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Accessible Routes at Truckstops: Cross Slopes and Running Slopes

Posted in: Truckstop Business, Thought Leader, Americans with Disabilities Act

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Welcome to the newest post in our blog series, Top 20 ADA Compliance Issues Seen in Truckstops and Travel Plazas. Join guest post by contributor Brad GaskinsThe McIntosh Group on the second Friday of every month for his monthly column.

/// Guest post by contributor Brad GaskinsThe McIntosh Group

We begin our series on the top 20 Americans with Disabilities Act (ADA) compliance issues seen in truckstops and travel plazas by discussing accessible routes. I’ll give you tips on how to measure cross slopes and running slopes along accessible routes from parking spaces and public right-of-ways.

First we define the keywords within this issue. Along with the definitions I’ve listed the requirements under the ADA Standards for Accessible Design.

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An accessible route is a continuous, unobstructed path connecting all accessible elements and spaces of a building or facility that meets the requirements of ADA Standards. Under these ADA Standards the minimum clear width of an accessible route is required to be 36 inches. One thing to pay particular attention to is that parked vehicle overhangs along accessible route do not encroach on the 36 inches.

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The cross slope of a surface is the slope that is perpendicular to the direction of travel. The cross slope of any accessible route may not exceed two percent.

The running slope of a surface is the slope that is parallel to the direction of travel. The running slope of any accessible route may not exceed five percent. The running slope of a curb ramp must not exceed 8.33 percent. We will discuss curb ramps further in a future post.

You can easily measure slope with a digital level. Be sure to measure slope along the accessible route every three to five feet.

One other item to consider within the accessible route is the concrete joints. The joints should be no wider than one-half inch (1/2”) and no deeper than one-quarter inch (1/4”). The SmartGadget, pictured below, is handy when measuring concrete joints and many other ADA related items. This tool is available on our ADA Information Center website.

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I look forward to continuing this series next month when we’ll discuss parking spaces.

Photo Credit: The McIntosh Group

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Gaskins will be one of the Human Library experts available for one-on-one consultations at The NATSO Show. The Human Library is an interactive learning library on The NATSO Show floor where attendees can sign-up for 30 minute one-on-one consultations. Register for The NATSO Show here and email Kimberly Roberts at kroberts@natso.com to set-up a Human Library appointment with Gaskins.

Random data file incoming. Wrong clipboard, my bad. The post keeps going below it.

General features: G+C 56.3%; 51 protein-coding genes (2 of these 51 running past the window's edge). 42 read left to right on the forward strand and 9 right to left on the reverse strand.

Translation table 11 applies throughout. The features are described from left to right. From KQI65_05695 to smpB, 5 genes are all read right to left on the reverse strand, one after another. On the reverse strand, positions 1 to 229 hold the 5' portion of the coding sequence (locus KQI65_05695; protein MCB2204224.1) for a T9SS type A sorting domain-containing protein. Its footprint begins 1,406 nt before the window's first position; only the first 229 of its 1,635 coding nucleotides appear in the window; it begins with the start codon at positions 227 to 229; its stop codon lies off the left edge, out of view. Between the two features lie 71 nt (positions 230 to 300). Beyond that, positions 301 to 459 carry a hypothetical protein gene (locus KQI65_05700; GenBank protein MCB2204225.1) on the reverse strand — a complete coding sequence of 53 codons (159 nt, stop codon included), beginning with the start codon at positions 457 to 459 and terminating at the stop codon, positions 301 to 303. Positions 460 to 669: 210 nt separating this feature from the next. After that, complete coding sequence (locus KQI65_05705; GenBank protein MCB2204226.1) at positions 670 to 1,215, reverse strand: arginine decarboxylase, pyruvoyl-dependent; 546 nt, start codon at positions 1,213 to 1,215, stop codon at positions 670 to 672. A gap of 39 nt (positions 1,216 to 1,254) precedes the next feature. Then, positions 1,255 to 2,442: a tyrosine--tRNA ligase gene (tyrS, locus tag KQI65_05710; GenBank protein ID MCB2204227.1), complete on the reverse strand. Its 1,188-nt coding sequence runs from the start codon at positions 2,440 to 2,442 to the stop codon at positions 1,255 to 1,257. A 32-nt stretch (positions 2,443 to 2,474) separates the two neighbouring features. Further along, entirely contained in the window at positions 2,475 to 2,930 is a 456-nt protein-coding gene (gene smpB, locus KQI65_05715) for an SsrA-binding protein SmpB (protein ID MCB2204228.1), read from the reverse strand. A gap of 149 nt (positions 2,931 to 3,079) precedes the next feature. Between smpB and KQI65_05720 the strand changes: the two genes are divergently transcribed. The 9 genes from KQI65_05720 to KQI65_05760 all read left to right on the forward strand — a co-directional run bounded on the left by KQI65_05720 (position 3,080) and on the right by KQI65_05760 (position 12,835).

{Guest Post} Guest post provided by NATSO Allied member Brad GaskinsThe McIntosh Group. The McIntosh Group is an architecture firm focused on providing accessibility solutions for clients nationwide. Learn more about The McIntosh Group.

The opinions and advice given by guest post contributors are not necessarily those of NATSO Inc. The posts should not be considered legal advice. Qualified professionals should be sought regarding advice and questions specific to your circumstances.

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About the Author

Brad Gaskins, AIA, CASp

Brad Gaskins, AIA, CASp

Brad has more than 25 years experience in the practice of architecture and a comprehensive understanding of professional practice nationwide. Brad brings a unique and valuable perspective to The McIntosh Group’s practice and clients, with a specific expertise in the Americans with Disabilities Act (ADA) and national building codes.  Brad has gained recognition as an expert witness for clients with ADA compliance complaints. He represents NACS, The Association for Convenience and Fuel Retailing, as a full voting member on the International Code Council (ICC), American National Standards Institute (ANSI) A117.1, Consensus Committee on Accessible and Usable Buildings and Facilities. His objective is to share, with the committee for their deliberations, the potential impact of the standards on the convenience store and truckstop industry. Brad has an undergraduate degree in engineering and a master’s degree in architecture from the University of Oklahoma. He is currently serving as president of AIA Oklahoma. 

Got questions about ADA guidelines? Let Brad help, he’s the ADA Geek.

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The “Ask Brad” website educates visitors on the Americans with Disabilities Act (ADA). The site offers the knowledge of an architect, Brad, who has a specific expertise in ADA compliance. Visitors to the site are encouraged to submit questions regarding the ADA. Brad will answer the questions and post them to the site for all to take advantage. In addition to the Q&A section, the site offers timely information through instructional videos, white papers, articles and resource links.

 

Please visit the site at www.askbrad.info.